Hopes for another round of large-scale federal spending to revive the US economy suffered a blow as election results suggested that a continuation of divided government appeared more likely than Democrats winning both the presidency and the Senate.
Business leaders, economists and investors had been increasingly counting on Joe Biden winning the White House, with Democrats regaining control of the Senate as well as adding seats in the House of Representatives.
Mr Biden had laid out a plan to rapidly inject billions of dollars of short-term stimulus into the economy and then raise taxes on the wealthy and large companies to fund further investments in public goods from education to green energy and infrastructure.
While Mr Biden may capture the presidency if he maintains his small lead in key swing states, he could be severely impaired in passing his economic agenda by Republicans who are on track to keep their Senate majority and have been very sceptical of additional spending.
“Without control of the Senate, the Democrats’ ambitious legislative agenda will be scrapped, making a large stimulus package difficult,” Beacon Policy Advisers said in a note on Wednesday, adding that other “top progressive priorities” could also become casualties.
Before the vote, Nancy Pelosi, the House speaker, and Steven Mnuchin, the US Treasury secretary, had been negotiating a nearly $2tn package of measures to prop up the economy. But they never reached a deal and it is unclear whether those talks could be revived before the end of the year.
Mitch McConnell, the Senate majority leader who was just re-elected to a new six-year term in Kentucky, called for a limited package of measures to be approved before the end of the year.
“We need another rescue package. The Senate goes back into session next Monday. Hopefully the partisan passions that prevented us from doing another rescue package will subside with the election. And I think we need to do it, and I think we need to do it before the end of the year,” Mr McConnell said.
Some in business will welcome a Republican Senate as a check to prevent a possible Biden administration from veering too far to the left — and lobbyists and business leaders are expected to keep pressing for compromise.
The US Chamber of Commerce, said on Monday it would put “maximum pressure on our leaders to pass an aid package as quickly as possible”.
Tom Donohue, the chamber’s chief executive, said on Wednesday that Washington’s largest corporate lobby group had “worked hard to maintain a pro-business Senate” and was “very well positioned to break through the gridlock” to make progress on issues from healthcare and economic revitalisation.
Business leaders have also expressed frustration with the failure of both the Trump and Obama administrations to pass promised infrastructure spending bills. And their hopes for bipartisan consensus on reforming policy around skilled immigration have faded as Mr Trump has restricted visas on which many companies rely.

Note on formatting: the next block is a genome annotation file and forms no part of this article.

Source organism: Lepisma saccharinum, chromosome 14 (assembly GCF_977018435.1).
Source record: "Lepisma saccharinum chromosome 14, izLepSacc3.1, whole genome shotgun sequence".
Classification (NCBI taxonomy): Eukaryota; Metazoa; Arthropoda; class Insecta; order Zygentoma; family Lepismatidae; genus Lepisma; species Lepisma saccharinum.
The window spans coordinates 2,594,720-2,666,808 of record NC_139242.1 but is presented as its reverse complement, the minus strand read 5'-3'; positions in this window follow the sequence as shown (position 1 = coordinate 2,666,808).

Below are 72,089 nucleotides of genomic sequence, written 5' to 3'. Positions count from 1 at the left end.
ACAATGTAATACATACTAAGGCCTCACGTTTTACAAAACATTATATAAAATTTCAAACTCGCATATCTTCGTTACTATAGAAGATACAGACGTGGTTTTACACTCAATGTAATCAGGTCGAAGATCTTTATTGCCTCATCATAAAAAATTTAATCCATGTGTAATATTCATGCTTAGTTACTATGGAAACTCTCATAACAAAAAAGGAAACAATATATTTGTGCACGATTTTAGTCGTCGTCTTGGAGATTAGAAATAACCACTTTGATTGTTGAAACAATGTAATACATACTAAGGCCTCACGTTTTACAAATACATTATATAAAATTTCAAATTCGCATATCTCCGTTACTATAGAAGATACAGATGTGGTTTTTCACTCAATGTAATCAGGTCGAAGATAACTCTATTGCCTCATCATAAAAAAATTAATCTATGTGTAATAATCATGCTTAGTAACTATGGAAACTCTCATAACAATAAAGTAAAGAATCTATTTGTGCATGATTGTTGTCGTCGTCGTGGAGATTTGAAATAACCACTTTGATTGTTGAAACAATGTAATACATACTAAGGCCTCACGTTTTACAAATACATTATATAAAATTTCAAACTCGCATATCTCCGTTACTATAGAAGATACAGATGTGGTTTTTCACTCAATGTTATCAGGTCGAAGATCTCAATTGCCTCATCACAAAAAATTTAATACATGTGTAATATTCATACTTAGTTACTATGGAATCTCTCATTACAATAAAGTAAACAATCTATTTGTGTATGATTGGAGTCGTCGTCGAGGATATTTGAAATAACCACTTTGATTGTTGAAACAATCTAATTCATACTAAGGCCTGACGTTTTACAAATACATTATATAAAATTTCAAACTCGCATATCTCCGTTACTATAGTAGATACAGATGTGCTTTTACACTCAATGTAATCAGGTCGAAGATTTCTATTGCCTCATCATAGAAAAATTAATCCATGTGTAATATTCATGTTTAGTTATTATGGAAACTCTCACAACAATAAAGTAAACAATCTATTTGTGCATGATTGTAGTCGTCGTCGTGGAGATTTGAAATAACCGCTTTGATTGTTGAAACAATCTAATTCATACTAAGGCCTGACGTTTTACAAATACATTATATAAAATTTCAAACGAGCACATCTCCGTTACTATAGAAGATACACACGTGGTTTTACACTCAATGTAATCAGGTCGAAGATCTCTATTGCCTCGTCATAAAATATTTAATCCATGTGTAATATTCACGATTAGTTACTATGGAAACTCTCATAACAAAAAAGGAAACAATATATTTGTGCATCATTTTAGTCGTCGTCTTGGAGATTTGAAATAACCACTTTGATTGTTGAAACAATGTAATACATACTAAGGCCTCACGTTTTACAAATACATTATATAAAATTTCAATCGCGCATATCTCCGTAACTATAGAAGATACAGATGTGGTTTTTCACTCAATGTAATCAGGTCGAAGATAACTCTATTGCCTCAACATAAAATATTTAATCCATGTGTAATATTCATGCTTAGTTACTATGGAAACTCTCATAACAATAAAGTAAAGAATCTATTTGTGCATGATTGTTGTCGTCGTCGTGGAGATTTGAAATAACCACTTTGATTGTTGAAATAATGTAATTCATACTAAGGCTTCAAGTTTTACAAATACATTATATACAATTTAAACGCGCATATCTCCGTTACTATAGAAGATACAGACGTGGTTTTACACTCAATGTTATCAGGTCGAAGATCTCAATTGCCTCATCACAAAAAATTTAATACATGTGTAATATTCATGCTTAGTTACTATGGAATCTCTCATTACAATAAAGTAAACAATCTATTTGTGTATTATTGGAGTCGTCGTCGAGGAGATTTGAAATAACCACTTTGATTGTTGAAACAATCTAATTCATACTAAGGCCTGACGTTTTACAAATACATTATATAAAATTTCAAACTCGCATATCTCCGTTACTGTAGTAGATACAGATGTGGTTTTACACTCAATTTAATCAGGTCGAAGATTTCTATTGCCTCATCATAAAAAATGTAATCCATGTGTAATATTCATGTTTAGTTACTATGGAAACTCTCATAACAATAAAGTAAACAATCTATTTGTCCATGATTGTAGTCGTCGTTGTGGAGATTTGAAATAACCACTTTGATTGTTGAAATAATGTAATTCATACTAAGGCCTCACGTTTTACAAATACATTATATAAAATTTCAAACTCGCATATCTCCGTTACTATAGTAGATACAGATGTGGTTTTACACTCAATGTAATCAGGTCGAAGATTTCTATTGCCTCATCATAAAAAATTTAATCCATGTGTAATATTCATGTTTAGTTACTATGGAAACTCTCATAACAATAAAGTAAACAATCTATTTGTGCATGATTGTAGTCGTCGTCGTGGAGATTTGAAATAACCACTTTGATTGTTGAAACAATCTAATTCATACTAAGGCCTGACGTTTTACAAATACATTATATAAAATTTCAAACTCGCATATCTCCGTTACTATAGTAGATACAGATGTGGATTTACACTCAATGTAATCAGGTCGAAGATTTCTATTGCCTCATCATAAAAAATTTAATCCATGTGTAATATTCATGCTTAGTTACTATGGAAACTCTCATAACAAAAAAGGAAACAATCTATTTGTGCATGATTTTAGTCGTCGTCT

Jay Timmons, chief executive of the National Association of Manufacturers, signalled industry’s desire for a policy agenda that veers to neither party’s extreme. “Voters have proven that our country is deep purple — not red, not blue,” he said in a tweet on Wednesday.
The chamber, other industry lobbies and individual chief executives have also called for patience until all votes are counted, making clear that Mr Trump would find little support from business should he attempt to resist any widely accepted conclusion that he has lost.
Polls have shown that concern about potential unrest should election results be contested has outweighed the fears many chief executives have of higher corporate taxes under a Biden administration. Retailers and banks boarded up outlets in big cities in anticipation of possible election violence.
One of the few chief executives to comment on the election on Wednesday morning was Jamie Dimon, chairman and chief executive of JPMorgan Chase, who urged the bank’s staff to have faith in the country’s electoral and judicial systems and to muster the “patience and fortitude” to wait for final results.
“It is the responsibility of each of us to respect the democratic process, and ultimately, the outcome,” he said.
Shares in America’s biggest banks fell on Wednesday, which experts said was because bank shares tend to move inversely to the price of US government debt, not because banks faced a tougher policy or regulatory outlook.
“There’s actually something kind of nice about this election,” said Jeff Harte, analyst at Piper Sandler. “Neither candidate is really targeting banks or the economy. Neither one seems like a horrible outcome. Either side is going to be focused on the economy.”
Glenn Schorr, analyst at Evercore ISI, added that brokerages like Morgan Stanley and Goldman Sachs, which have already enjoyed a six-month trading boom, would benefit from continued volatility.
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